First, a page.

Archive for November, 2007

Demonodicies

Thursday, November 29th, 2007

Thanks, Eric Steinhart, for emailing me the following. Hail Satan!

TI: God, the Demon, and the Status of Theodicies.
AU: STEIN,-EDWARD
SO: American-Philosophical-Quarterly. Ap 90; 27(2): 163-167.
JN: American-Philosophical-Quarterly;
IS: 0003-0481
AB: Consider an omnipotent, omniscient, all-evil creator of the universe and an argument against its existence based on the presence of good in the world. “Demonists” can respond to such arguments with “demonodicies,” arguments that the demon’s existence is compatible with the good in the world. Given that there is a demonodicy isomorphic to every theodicy, the theist, in addition to establishing the possibility and consistency of God’s existence with the amount of evil in the world, must further establish the existence of a good supernatural being rather than an evil one. No current version of theism gives such an argument.

Points of Power

Wednesday, November 28th, 2007

I haven’t entirely uploaded my mind to PowerPoint since my necktop’s USB port has a glitch, namely, total existence failure. In the meantime I offer the following tidbits to current students and others whose brains burn with the question: where can we get the slides that go along with lectures on chapters 7 & 9 of The Subjective Brain? Right here, dudes and ladies, right here.

Reductive and Representational Explanation in Synthetic Neuroethology [link to download]

The Neurophilosophy of Subjectivity [link to download]

The Shadow Problem as a Metaphilosophical Test Case

Wednesday, November 14th, 2007

The shadow problem is a cute little puzzle about the metaphysics of shadows.

Consider four objects, L, A, B, and C arranged like this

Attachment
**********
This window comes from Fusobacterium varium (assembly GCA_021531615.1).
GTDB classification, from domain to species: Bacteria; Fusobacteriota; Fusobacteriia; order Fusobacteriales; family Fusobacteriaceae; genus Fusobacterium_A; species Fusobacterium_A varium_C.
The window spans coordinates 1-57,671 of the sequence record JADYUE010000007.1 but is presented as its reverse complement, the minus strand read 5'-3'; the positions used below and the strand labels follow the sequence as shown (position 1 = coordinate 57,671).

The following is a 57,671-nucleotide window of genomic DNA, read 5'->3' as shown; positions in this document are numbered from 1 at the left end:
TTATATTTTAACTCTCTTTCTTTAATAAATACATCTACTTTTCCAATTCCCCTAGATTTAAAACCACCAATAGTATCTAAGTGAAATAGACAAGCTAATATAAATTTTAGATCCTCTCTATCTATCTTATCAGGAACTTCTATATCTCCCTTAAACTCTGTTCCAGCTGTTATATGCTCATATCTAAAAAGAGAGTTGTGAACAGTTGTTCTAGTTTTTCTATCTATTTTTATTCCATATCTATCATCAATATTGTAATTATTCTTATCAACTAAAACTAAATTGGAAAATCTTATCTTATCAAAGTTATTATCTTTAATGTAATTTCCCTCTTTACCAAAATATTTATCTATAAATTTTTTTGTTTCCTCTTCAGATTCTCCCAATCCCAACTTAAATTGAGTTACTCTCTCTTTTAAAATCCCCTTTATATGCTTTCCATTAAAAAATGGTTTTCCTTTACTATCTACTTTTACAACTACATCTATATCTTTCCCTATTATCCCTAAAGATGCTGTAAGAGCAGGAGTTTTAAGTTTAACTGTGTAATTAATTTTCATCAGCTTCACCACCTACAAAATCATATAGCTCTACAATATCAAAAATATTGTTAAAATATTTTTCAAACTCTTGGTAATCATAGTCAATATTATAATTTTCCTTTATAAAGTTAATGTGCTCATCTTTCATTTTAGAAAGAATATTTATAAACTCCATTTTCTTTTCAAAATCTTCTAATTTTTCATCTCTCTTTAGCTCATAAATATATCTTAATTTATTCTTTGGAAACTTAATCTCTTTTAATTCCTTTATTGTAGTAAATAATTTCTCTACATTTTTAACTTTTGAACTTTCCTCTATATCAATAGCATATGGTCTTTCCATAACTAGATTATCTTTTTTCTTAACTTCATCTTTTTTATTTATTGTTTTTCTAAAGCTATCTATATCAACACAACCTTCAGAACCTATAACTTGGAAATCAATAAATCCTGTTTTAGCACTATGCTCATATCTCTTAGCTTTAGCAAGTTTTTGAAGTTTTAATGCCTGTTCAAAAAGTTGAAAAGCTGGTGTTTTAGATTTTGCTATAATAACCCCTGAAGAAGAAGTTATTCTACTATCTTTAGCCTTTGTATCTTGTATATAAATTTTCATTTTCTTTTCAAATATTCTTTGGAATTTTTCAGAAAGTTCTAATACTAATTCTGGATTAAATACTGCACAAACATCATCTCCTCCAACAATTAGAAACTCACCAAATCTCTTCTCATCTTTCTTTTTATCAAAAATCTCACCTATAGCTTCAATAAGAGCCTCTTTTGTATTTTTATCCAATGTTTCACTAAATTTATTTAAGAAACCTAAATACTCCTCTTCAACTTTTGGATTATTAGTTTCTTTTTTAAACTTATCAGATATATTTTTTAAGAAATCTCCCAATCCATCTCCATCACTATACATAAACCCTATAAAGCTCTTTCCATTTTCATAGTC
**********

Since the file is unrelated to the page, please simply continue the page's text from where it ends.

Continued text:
*L*_____[A]_____[B]_____(C)

where L is a lamp providing the only light, A and B are opaque objects, and no light is falling on C.

Consider also some non-controversial propositions concerning shadows, their casters, and shaded objects.

1. An object can cast a shadow only if it is opaque and light is falling on it.
2. Shadows cannot be cast through opaque objects
3. An object is in the shade only if some other object is casting a shadow upon it.

Here’s the problem: Is C in the shade? If it is, then by principle 3 either A or B must be casting a shadow on it. However, principle 1 rules out B as the shadow caster, since no light falls on B and principle 2 rules out A, since A’s shadow can’t be cast through B. We are led to the absurd conclusion, then, that C is not in the shade.

Further reflection may lead us to reject one or more of the three principles. Or increase their number to four or more. (Personally, I’m a shade and shadow eliminativist.)

While the shadow problem is fun to regard as a first-order philosophical problem, I like how it reflects on various higher-order problems, like: what are philosophical subject matters and methods? Or: when, if at all, do philosophers ever arrive at solutions to problems?

One thing I especially like these days about the shadow problem is how it illustrates to students what a philosophical problem is. It’s pretty clear, I think, that this isn’t going to be solved by simply opening the dictionary, or asking the scientists in the department of shadow studies.

Some other meta-philosophical issues I’ve been thinking about in connection with the shadow problem are:

What, if anything, is added by describing anything here as intuitive or as deliverances of intuition?